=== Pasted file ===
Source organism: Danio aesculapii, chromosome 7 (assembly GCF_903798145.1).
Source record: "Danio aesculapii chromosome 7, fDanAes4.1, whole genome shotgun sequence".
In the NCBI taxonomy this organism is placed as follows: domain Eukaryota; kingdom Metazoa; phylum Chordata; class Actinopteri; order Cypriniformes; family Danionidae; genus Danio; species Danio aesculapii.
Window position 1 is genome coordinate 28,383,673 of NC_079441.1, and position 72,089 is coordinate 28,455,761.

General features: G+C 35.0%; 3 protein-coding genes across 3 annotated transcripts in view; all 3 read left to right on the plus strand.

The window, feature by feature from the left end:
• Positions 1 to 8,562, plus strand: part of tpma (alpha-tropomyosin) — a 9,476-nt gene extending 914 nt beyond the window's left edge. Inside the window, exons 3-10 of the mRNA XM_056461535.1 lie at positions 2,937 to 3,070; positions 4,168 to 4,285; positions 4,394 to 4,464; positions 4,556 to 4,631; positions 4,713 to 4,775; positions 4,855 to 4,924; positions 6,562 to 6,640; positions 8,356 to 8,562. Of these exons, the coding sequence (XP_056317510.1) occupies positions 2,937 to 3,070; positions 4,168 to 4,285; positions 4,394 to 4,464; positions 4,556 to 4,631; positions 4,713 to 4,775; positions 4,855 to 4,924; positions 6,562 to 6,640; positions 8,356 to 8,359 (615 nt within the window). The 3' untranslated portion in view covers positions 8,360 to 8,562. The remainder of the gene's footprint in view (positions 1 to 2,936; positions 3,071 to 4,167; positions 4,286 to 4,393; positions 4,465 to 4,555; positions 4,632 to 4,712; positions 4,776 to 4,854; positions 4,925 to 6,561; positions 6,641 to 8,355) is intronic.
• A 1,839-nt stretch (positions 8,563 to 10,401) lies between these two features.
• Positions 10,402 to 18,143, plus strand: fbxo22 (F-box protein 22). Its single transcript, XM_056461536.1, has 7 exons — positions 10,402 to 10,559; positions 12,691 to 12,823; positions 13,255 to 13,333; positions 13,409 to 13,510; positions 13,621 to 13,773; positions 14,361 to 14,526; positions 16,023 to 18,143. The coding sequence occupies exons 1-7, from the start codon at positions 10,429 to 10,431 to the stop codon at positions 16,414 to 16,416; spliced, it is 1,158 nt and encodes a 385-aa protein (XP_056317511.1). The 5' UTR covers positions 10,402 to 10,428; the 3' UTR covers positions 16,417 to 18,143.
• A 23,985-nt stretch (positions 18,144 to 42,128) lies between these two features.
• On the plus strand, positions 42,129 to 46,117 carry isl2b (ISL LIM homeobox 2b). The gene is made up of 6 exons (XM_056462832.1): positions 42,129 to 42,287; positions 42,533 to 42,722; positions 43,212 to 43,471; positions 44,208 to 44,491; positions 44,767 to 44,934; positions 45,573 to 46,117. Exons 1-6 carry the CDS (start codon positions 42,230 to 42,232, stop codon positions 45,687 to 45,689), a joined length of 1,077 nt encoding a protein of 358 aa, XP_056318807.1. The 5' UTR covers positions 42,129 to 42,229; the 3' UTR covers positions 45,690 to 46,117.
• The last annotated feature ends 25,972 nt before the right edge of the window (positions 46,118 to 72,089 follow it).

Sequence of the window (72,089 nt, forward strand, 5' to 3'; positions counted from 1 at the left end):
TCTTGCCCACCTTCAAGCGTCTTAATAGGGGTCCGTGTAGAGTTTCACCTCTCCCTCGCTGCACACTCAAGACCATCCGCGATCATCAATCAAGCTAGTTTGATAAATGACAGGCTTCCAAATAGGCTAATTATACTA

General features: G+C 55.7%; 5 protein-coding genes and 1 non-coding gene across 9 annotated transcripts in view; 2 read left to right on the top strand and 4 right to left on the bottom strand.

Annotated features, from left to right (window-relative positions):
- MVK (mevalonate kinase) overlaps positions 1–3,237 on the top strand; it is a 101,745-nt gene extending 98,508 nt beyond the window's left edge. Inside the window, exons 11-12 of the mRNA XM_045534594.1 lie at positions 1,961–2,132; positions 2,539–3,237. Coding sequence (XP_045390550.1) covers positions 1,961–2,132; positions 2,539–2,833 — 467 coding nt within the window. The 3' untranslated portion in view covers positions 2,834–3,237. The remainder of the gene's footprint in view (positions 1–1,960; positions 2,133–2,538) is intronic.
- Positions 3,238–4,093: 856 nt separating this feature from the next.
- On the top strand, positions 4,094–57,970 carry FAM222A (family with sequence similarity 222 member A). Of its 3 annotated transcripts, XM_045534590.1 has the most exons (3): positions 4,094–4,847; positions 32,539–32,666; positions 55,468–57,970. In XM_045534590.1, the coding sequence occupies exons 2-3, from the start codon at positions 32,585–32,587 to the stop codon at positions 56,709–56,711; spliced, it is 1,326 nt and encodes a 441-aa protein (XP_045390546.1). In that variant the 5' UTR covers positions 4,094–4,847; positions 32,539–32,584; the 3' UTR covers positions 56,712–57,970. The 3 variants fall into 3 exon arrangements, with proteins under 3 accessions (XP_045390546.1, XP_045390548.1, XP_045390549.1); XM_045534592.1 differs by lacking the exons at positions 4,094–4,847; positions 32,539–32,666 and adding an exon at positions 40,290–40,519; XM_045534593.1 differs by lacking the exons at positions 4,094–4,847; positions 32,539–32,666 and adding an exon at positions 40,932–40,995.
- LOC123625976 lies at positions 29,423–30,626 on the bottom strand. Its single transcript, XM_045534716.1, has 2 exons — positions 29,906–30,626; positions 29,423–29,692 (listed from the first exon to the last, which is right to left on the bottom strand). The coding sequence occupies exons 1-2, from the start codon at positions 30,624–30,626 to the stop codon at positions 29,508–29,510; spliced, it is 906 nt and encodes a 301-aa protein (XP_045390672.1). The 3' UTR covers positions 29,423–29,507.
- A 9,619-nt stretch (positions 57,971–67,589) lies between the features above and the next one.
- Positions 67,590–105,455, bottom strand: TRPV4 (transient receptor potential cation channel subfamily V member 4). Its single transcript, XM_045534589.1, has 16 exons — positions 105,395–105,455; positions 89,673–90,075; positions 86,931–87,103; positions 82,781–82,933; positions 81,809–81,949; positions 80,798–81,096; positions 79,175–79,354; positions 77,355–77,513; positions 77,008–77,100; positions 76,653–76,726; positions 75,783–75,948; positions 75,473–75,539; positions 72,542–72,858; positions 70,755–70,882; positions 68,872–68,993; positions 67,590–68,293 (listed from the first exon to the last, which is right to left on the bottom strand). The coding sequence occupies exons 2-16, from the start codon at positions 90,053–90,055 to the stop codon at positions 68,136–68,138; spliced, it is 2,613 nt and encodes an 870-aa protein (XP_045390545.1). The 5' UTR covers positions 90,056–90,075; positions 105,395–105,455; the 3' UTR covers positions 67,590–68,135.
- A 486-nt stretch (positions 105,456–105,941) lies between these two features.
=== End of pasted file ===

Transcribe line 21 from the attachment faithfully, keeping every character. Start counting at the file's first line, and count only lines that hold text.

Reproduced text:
- A 9,619-nt stretch (positions 57,971–67,589) lies between the features above and the next one.